While thinking, in our less genial clime, of such a At morn I climb the hills, where wholesome breezes blow,
bower as this, how natural is it for the lover of nature At noon I seek the vales, and arching shades below;
to exclaim, with poor Keats,

At evening I again the erystal floods frequent ;
In pleasure thus my life continually is spent.

As princes and great lords have palaces, so I "Oh for a beaker full of the warm south,

Have in the forests here, for hall and gallery,
Full of the true, the blushful Hippocrene !

The tall and stately woods, which underneath are plain;
With beaded bubbles winking at the brim,

The groves my gardens are, the heath and downs again
And purple-stained mouth!

My wide and spacious walks. Ah! say whale'er you can, That I might drink, and leave the world, unseen,

The forester is still your only happy man!!
And fade away, into the forest dim!

Adieu ! I will yet, ere summer closes, climb more Such a 'forest dim' was that of Arden, when the trees, with the Hesperides. duke kept court, when the melancholy Jaques watched)

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the partner of his joys, 'is so dispiriting, how much ON HEALTH.

more oppressive is it to those little ones who are by nature allied to gladness. Childhood, whose richest heritage is its innocent joy, must hush its sportive laugh, and repress its merry footstep, as if its plays

were sins. Or if the diseased nerves of the mother do Have we not all of us seen, with pity and regret, not habitually impose such sacrifices, it learns, from some sickly mother, burdened with the cares of her nature's promptings, lo fashion its manners, or its voice, household ? Feeling that there were employments or its countenance, after the melancholy model of the which none could discharge as well as herself—modifica- sufferer whom it loves, and so forfeits its beautiful heriLions of duty, in which the interest of her husband, the tage of young delight. welfare of her children, the comfort of her family, were Those sicknesses to which the most robust are subject, involved—duties which she could not depute to another, by giving exercise to self-denial and offices of sympa. without loss-she continued to exert herself, above and thy, from all the members of a household, are doubtless beyond her strength.

often blessed as means of improvement, and the mesStill her step is languid, and her eye joyless. The sengers which draw more closely the bonds of trne af" spirit, indeed, is willing, but the flesh is weak." Her fection. But it must be sufficiently obvious, that I allude little ones observe her dejected manner, and become to that want of constitutional vigor, or of that confirmsad; or, they take advantage of her want of energy, ed feebleness of habit, which either create inability for and grow lawless. She, herself, cannot long persist in those duties which in most parts of our country devolve a course of labor that involves expense of health, with- upon a wife, a mother, and the mistress of a family, or out some mental sympathy. A temper the most amia- else cause them to be discharged in languor and wretchble, will sometimes become irritable or complaining,{edness. And I speak of them, that the attention of when the shrinking nerves require rest, and the de- those who conduct the earliest physical education of mands of toil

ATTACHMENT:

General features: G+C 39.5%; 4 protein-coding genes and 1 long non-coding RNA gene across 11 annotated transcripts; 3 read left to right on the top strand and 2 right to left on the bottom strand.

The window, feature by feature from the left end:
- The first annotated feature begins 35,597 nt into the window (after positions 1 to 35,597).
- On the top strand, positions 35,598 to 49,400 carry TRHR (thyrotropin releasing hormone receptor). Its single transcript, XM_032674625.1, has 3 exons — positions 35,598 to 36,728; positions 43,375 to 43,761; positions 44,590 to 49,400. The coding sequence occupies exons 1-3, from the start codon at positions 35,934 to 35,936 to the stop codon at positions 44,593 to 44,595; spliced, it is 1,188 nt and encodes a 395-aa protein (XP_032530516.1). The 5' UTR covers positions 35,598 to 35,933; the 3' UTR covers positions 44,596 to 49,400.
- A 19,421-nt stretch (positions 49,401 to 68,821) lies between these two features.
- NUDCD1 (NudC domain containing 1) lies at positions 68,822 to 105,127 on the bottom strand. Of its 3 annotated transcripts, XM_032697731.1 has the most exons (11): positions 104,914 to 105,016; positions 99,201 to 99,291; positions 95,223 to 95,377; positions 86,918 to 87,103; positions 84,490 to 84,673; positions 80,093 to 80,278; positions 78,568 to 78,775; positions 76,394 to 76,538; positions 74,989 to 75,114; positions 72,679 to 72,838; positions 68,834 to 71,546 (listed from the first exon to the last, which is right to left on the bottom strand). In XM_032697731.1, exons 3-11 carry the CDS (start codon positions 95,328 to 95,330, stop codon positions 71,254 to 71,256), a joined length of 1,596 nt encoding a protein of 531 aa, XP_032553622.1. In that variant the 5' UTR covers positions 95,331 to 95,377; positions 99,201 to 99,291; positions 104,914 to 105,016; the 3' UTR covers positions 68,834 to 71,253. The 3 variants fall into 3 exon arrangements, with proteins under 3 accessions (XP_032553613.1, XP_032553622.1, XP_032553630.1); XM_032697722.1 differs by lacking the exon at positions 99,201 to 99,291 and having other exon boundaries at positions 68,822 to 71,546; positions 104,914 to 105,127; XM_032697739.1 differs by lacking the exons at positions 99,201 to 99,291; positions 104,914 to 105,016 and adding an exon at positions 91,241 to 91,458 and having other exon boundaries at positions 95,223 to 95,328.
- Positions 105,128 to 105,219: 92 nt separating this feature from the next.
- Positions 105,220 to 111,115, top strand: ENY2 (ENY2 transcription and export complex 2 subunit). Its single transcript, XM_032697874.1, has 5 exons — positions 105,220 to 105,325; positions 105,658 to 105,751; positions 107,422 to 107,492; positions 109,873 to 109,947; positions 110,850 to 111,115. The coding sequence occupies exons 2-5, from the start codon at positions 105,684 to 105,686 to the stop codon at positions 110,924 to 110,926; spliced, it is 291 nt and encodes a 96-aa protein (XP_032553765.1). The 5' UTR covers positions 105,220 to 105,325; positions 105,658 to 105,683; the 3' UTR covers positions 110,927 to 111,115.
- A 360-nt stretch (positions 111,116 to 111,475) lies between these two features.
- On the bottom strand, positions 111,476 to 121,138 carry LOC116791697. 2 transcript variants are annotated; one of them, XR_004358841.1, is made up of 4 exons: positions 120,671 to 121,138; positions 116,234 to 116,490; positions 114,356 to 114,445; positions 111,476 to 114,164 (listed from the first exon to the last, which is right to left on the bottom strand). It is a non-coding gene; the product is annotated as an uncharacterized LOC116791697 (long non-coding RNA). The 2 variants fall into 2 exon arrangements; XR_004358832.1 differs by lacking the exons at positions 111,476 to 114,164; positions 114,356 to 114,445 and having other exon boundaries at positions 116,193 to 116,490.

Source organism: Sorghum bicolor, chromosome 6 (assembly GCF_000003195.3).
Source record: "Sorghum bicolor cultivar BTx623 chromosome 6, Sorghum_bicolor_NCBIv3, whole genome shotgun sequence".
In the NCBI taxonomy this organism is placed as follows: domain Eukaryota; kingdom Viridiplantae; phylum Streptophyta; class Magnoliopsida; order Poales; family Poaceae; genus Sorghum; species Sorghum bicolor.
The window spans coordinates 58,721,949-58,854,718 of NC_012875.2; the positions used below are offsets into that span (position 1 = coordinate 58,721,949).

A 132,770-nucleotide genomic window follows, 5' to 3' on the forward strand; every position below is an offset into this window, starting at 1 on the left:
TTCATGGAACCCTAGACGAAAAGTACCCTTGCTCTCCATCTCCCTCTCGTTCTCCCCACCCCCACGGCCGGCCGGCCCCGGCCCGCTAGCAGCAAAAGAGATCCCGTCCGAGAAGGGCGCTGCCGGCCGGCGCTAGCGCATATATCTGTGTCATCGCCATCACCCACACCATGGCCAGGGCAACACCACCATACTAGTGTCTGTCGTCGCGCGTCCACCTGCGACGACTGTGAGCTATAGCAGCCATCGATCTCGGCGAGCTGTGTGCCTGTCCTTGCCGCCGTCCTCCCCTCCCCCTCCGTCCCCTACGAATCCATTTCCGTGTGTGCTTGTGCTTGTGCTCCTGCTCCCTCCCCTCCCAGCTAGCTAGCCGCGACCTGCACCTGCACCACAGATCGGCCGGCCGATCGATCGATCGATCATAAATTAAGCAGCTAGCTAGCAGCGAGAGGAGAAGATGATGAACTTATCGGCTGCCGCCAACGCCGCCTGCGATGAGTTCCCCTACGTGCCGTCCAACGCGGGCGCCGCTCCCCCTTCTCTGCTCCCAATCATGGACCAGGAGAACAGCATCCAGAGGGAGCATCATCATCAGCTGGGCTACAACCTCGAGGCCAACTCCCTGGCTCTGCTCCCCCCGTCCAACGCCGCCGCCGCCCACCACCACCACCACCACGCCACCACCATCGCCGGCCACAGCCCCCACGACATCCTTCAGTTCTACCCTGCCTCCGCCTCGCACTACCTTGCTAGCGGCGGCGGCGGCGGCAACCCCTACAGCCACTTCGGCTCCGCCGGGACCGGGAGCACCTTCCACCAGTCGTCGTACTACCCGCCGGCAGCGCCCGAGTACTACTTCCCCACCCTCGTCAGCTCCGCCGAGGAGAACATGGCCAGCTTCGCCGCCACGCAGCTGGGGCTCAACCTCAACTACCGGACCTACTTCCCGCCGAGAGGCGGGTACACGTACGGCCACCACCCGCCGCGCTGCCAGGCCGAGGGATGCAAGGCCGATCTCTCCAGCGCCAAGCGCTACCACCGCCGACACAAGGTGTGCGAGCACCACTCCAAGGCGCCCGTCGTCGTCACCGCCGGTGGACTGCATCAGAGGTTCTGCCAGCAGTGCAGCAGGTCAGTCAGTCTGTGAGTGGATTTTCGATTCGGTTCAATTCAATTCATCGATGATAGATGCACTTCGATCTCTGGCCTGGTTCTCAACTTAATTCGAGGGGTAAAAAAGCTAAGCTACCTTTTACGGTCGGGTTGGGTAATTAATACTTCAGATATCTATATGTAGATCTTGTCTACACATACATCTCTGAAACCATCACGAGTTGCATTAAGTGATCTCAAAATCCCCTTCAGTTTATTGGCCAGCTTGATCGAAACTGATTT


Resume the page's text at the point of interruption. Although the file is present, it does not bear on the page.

, and the claims upon painful thought, are females, may be quickened to search how an evil of such perpetual. Efforts, which to one in health, are like magnitude may be obviated. dew-drops shaken from the eagle's wing, seem to the Mothers, is there any thing we can do to acquire for invalid like the ascent of the Alps, or like heaping our daughters, a good constitution ? Is there truth in Pelion upon Ossa.

the sentiment sometimes expressed, that our sex are Admitting that a sickly woman has sufficient self becoming more and more effeminate? Are we as control to repel the intrusion of fretfulness, and pre- capable of enduring fatigue as were our grand-moserve a subdued equanimity, this, though certainly de. thers ? Are we as well versed in the details of house. serving of praise, is falling short of what she should keeping, as able to bear them without inconrenience, as wish to attain. The meek look of resignation, though our mothers? Have our daughters as much stamina of it may cost her much to maintain, is not all that a hus- constitution, as much aptitude for domestic duty, as we band wishes, who, coming from the vexed atmosphere ourselves possess? These questions are not interesting of business or ambition, would fain find in his home to us simply as individuals. They affect the welfare of the smile of cheerfulness, the playful charm of a mind the community. For the ability or inability of woman at ease.